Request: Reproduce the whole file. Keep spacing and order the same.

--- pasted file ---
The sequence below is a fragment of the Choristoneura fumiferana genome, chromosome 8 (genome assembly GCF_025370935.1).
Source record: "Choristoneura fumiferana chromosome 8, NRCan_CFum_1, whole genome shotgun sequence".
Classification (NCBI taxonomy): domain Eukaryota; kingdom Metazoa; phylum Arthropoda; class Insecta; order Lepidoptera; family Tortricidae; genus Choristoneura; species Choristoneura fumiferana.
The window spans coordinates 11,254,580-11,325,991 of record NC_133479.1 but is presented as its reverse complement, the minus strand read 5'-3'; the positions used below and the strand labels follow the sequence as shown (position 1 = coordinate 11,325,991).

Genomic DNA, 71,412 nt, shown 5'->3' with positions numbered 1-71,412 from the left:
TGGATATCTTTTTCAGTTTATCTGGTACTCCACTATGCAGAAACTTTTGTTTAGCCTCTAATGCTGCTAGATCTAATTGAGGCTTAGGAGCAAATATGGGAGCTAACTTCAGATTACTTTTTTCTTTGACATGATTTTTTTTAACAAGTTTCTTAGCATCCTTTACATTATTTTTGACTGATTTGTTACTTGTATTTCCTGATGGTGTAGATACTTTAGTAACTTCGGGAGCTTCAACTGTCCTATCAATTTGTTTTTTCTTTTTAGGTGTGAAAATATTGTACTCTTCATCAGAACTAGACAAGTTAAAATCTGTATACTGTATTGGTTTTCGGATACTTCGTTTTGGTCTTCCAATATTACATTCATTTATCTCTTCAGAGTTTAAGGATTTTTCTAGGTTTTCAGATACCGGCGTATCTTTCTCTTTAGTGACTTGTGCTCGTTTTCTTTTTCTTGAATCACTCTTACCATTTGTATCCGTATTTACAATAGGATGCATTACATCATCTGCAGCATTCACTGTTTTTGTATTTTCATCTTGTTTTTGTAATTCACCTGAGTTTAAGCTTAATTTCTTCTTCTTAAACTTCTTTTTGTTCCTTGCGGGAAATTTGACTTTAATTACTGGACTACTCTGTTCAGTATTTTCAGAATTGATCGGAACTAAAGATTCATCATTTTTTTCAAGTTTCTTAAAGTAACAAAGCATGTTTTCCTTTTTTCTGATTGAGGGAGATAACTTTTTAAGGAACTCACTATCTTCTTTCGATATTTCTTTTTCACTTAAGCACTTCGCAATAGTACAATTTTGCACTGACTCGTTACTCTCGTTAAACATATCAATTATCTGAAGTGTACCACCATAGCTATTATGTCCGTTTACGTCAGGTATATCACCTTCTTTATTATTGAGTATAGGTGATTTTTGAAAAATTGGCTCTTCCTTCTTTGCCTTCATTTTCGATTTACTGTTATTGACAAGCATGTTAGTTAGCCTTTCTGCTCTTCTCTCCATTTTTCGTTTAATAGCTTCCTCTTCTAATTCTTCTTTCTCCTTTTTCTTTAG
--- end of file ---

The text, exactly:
The sequence below is a fragment of the Choristoneura fumiferana genome, chromosome 8 (genome assembly GCF_025370935.1).
Source record: "Choristoneura fumiferana chromosome 8, NRCan_CFum_1, whole genome shotgun sequence".
Classification (NCBI taxonomy): domain Eukaryota; kingdom Metazoa; phylum Arthropoda; class Insecta; order Lepidoptera; family Tortricidae; genus Choristoneura; species Choristoneura fumiferana.
The window spans coordinates 11,254,580-11,325,991 of record NC_133479.1 but is presented as its reverse complement, the minus strand read 5'-3'; the positions used below and the strand labels follow the sequence as shown (position 1 = coordinate 11,325,991).

Genomic DNA, 71,412 nt, shown 5'->3' with positions numbered 1-71,412 from the left:
TGGATATCTTTTTCAGTTTATCTGGTACTCCACTATGCAGAAACTTTTGTTTAGCCTCTAATGCTGCTAGATCTAATTGAGGCTTAGGAGCAAATATGGGAGCTAACTTCAGATTACTTTTTTCTTTGACATGATTTTTTTTAACAAGTTTCTTAGCATCCTTTACATTATTTTTGACTGATTTGTTACTTGTATTTCCTGATGGTGTAGATACTTTAGTAACTTCGGGAGCTTCAACTGTCCTATCAATTTGTTTTTTCTTTTTAGGTGTGAAAATATTGTACTCTTCATCAGAACTAGACAAGTTAAAATCTGTATACTGTATTGGTTTTCGGATACTTCGTTTTGGTCTTCCAATATTACATTCATTTATCTCTTCAGAGTTTAAGGATTTTTCTAGGTTTTCAGATACCGGCGTATCTTTCTCTTTAGTGACTTGTGCTCGTTTTCTTTTTCTTGAATCACTCTTACCATTTGTATCCGTATTTACAATAGGATGCATTACATCATCTGCAGCATTCACTGTTTTTGTATTTTCATCTTGTTTTTGTAATTCACCTGAGTTTAAGCTTAATTTCTTCTTCTTAAACTTCTTTTTGTTCCTTGCGGGAAATTTGACTTTAATTACTGGACTACTCTGTTCAGTATTTTCAGAATTGATCGGAACTAAAGATTCATCATTTTTTTCAAGTTTCTTAAAGTAACAAAGCATGTTTTCCTTTTTTCTGATTGAGGGAGATAACTTTTTAAGGAACTCACTATCTTCTTTCGATATTTCTTTTTCACTTAAGCACTTCGCAATAGTACAATTTTGCACTGACTCGTTACTCTCGTTAAACATATCAATTATCTGAAGTGTACCACCATAGCTATTATGTCCGTTTACGTCAGGTATATCACCTTCTTTATTATTGAGTATAGGTGATTTTTGAAAAATTGGCTCTTCCTTCTTTGCCTTCATTTTCGATTTACTGTTATTGACAAGCATGTTAGTTAGCCTTTCTGCTCTTCTCTCCATTTTTCGTTTAATAGCTTCCTCTTCTAATTCTTCTTTCTCCTTTTTCTTTAG